College leaders are calling for an independent inquiry into the funding of all Training and Enterprise Councils following the collapse of South Thames TEC.
More than a third of colleges in England and Wales (36 per cent) contacted in a survey by The TES, after the receivers went in, said they were considering pulling out of TEC-funded initiatives.
Over a half (57 per cent) said the refusal of ministers to meet the Pounds 5 million debts had undermined their confidence in the movement nationally.
Few believed ministers who said the collapse was a "one-off". Many said they now feared for contract payments from other quangos such as hospital trusts.
Ministers this week asked two local TECs - Central London and South London - to take over the functions of South Thames which went into receivership in December. They will have a considerable amount of damage to repair. Four colleges are owed Pounds 2 million, 50 schools may have to pull out of TEC initiatives and private training agents face ruin.
The collapse has provoked an outcry in colleges over the payment-by-results funding system demanded by the Employment Department responsible for TECs. More than nine-out of-ten colleges (92 per cent) surveyed criticised the system which kept them waiting for cash, often weeks after training had finished.
One-in-seven said their TECs were "bad payers" but most had sympathy with the TECs who in turn were kept waiting by Government for cash.
Six-out-of-ten said they often paid out more than they received from the TEC for retraining unemployed people, reflecting pressures on cash-strapped TECs for training on the cheap.
Big colleges can earn more than Pounds 500,000 from TECs by running vocational and management training courses and schemes such as Youth Training and Training For Work - now replaced by Job Search.
Michael Austin, president of the Association for Colleges, said: "There should be a full public inquiry into the way TECs are funded, the use of outcome-related expenditure and the status of the work in colleges. There is widespread anxiety over the collapse, TEC money was always thought to be secure money."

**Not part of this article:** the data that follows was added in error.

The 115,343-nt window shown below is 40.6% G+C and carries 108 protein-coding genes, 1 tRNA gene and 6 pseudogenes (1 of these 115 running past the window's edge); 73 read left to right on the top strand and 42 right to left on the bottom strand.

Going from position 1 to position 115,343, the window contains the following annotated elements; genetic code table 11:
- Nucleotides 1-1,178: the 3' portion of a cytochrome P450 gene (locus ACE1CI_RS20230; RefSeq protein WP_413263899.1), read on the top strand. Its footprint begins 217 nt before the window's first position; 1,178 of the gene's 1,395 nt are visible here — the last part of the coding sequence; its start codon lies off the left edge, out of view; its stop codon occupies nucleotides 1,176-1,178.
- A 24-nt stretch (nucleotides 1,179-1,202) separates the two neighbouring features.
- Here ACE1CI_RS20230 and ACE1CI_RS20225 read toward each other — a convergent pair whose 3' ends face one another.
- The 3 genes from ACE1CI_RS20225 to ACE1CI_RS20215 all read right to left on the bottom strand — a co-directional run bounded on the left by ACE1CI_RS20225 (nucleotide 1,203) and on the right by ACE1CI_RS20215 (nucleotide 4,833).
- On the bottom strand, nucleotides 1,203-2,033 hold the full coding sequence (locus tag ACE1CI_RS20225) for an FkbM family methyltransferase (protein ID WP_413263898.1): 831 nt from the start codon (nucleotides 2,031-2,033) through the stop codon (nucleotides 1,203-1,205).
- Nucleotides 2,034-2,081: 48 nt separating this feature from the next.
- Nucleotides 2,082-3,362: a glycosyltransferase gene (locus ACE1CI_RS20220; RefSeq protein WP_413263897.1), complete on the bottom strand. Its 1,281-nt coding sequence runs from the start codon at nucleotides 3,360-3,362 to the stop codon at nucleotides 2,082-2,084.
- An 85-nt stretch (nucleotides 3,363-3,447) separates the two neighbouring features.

Relationships between colleges and TECs have always been fragile. Efforts are being made to improve them and a new accord to ensure closer working this year was agreed nationally. This has suffered a major set-back, The TES survey of one-in-ten college principals and TEC liaison officers shows.
The survey also shows there is still considerable support for many TECs. While 50 per cent said they were "not satisfied" with their TEC, the reasons given were most often to do with Government policy. Almost nine-out-of-ten said ministers were the key culprits.
The greatest satisfaction among colleges was in areas where TECs were able to concentrate on new enterprises, job-generation and management initiatives. Least satisfaction was in areas where TECs had to concentrate on schemes for the unemployed.
Bryan Davies, the Labour party's further and higher education spokesman, said: "I know colleges are very worried about the price TECs are willing to pay colleges for the courses. Add to that the insecurity of late payments and there is a real cause for concern. If even one college is considering pulling out of TECs we should be worried. Ministers must address the whole question of funding."
Many managers in the survey said they were buying direct from industry where they were paid a better price for broader education and training, even if they were not severing links with the TEC.